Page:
DES MOINES, Iowa (LifeSiteNews) — Iowa will complete its transition from health emergency footing to legal normalcy this month, with Iowa Republican Gov. Kim Reynolds announcing this week an end to the state’s remaining COVID-19 emergency orders.
Like most governors, Reynolds responded to the pandemic in 2020 by issuing emergency orders that locked down business operations and gatherings outside one’s home. Reynolds rescinded the most onerous of those measures last February, urging Iowans to take responsibility for their own health decisions.
On Thursday, Reynolds announced she will allow her remaining emergency proclamations to expire on February 15, the Washington Times reports. Among the changes will be an end to rules regarding “lingering workforce issues” that she said can be addressed via alternative means, and the shutdown of a dedicated website for highlighting COVID statistics. The data will still be tracked and made available via the state’s standard health websites.
“We cannot continue to suspend duly enacted laws and treat COVID-19 as a public health emergency indefinitely,” Reynolds said. “After two years, it’s no longer feasible or necessary. The flu and other infectious illnesses are part of our everyday lives, and coronavirus can be managed similarly.”
“While our COVID-19 reporting will look different, Iowans should rest assured that the state health department will continue to review and analyze COVID-19 and other public health data daily, just as we always have,” added Iowa Department of Public Health director Kelly Garcia. “The new format will include data points that Iowans are used to seeing, but moves us closer to existing reporting standards for other respiratory viruses. This new phase also assures that our teams, who have been deeply committed to the COVID-19 response, can return to their pre-pandemic responsibilities, and refocus on areas where the pandemic has taken a hard toll.”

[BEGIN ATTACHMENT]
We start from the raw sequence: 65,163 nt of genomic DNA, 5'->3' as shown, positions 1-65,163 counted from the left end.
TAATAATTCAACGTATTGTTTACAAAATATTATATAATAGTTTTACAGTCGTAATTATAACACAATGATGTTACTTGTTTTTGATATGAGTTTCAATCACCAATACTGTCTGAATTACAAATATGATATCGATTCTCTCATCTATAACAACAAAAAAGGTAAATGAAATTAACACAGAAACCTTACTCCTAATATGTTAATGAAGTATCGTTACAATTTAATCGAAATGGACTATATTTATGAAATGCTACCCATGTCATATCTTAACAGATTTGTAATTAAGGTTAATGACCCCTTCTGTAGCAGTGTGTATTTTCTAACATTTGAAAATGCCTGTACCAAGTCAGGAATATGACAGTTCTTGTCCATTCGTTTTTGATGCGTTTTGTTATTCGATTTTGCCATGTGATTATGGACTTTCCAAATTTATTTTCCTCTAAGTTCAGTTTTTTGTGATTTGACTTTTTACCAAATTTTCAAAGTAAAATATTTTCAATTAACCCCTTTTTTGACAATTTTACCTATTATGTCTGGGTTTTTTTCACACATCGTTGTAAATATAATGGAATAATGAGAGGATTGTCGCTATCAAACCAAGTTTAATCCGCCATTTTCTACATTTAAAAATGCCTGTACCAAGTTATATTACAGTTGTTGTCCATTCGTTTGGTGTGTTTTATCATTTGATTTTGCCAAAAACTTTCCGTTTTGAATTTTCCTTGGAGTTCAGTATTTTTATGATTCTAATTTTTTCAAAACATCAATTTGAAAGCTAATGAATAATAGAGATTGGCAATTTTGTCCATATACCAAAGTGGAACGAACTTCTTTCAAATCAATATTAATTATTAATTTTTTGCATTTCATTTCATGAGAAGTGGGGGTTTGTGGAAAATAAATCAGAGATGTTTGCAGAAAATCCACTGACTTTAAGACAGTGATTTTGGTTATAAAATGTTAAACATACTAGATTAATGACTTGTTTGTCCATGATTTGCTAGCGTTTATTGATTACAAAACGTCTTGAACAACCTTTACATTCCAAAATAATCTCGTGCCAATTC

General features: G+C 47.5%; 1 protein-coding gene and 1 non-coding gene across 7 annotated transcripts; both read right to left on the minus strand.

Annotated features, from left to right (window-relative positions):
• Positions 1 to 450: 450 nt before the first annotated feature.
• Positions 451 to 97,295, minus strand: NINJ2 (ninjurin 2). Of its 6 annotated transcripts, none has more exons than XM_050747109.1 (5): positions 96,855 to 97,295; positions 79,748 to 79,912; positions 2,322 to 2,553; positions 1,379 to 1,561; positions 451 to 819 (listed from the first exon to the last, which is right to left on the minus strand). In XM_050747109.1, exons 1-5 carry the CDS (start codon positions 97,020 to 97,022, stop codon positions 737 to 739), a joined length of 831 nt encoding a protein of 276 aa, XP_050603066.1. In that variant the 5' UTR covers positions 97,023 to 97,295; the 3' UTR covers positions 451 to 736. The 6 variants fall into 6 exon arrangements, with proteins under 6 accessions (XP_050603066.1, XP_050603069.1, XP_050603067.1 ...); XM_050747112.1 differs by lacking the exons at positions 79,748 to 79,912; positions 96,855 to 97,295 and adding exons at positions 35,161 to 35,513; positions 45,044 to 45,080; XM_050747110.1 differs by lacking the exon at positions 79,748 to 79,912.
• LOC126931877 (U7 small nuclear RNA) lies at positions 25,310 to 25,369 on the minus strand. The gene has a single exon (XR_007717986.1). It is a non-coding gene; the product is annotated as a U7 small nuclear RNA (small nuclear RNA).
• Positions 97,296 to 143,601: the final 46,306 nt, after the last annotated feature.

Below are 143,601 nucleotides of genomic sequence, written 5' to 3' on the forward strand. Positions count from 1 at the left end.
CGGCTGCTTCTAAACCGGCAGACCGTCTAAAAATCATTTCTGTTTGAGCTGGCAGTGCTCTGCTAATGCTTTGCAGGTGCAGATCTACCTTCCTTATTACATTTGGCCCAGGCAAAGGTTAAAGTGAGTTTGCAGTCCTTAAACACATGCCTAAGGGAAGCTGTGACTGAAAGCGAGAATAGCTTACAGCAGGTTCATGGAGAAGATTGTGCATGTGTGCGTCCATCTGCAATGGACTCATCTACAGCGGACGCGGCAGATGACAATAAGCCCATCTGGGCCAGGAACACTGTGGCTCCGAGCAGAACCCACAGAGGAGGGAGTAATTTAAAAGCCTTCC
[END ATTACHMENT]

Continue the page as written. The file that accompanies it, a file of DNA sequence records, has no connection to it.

A wealth of data has shown that the lockdown response to COVID-19 was largely ineffective at saving people from the virus, while causing a great deal of economic, social, and psychological harm to the public.
Last March, the left-wing Associated Press admitted that “California and Florida have experienced almost identical outcomes in COVID-19 case rates,” despite the former imposing some of the most draconian lockdown measures in the country and the latter remaining mostly open under Republican Gov. Ron DeSantis, and that the mortality gulf between Connecticut and South Dakota was similarly small despite the wide gulf in their approach to lockdowns.
In April 2021, Simon Fraser University economics professor Douglas Allen published a study reviewing more than 80 research papers on lockdowns across the world, which concluded that while lockdowns saved 22,333 years’ worth of lost life they also caused 6.3 million years of lost life, making the policy’s net long-term harm 282 times worse than its benefits, thanks to the combined toll of canceled or delayed care for other medical issues, and the psychological harm of lost jobs and social isolation, among other factors.
In October, a study by Marine Baudin, Jérémie Mercier, and Denis Rancourt attributed much of the U.S. COVID death toll to “persistent chronic psychological stress induced by the long-lasting government-imposed societal and economic transformations during the COVID-era [which] converted the existing societal (poverty), public-health (obesity) and hot-climate risk factors into deadly agents.”
Most recently, a meta-analysis published in Johns Hopkins University’s Studies in Applied Economics found that “lockdowns have had little to no effect on COVID-19 mortality” but have “imposed enormous economic and social costs where they have been adopted.”
Last November, Reynolds signed a law expanding medical and religious exemptions to private COVID-19 vaccine requirements, and guaranteeing unemployment benefits for any worker fired for vaccine refusal that does not fall into either exemption category.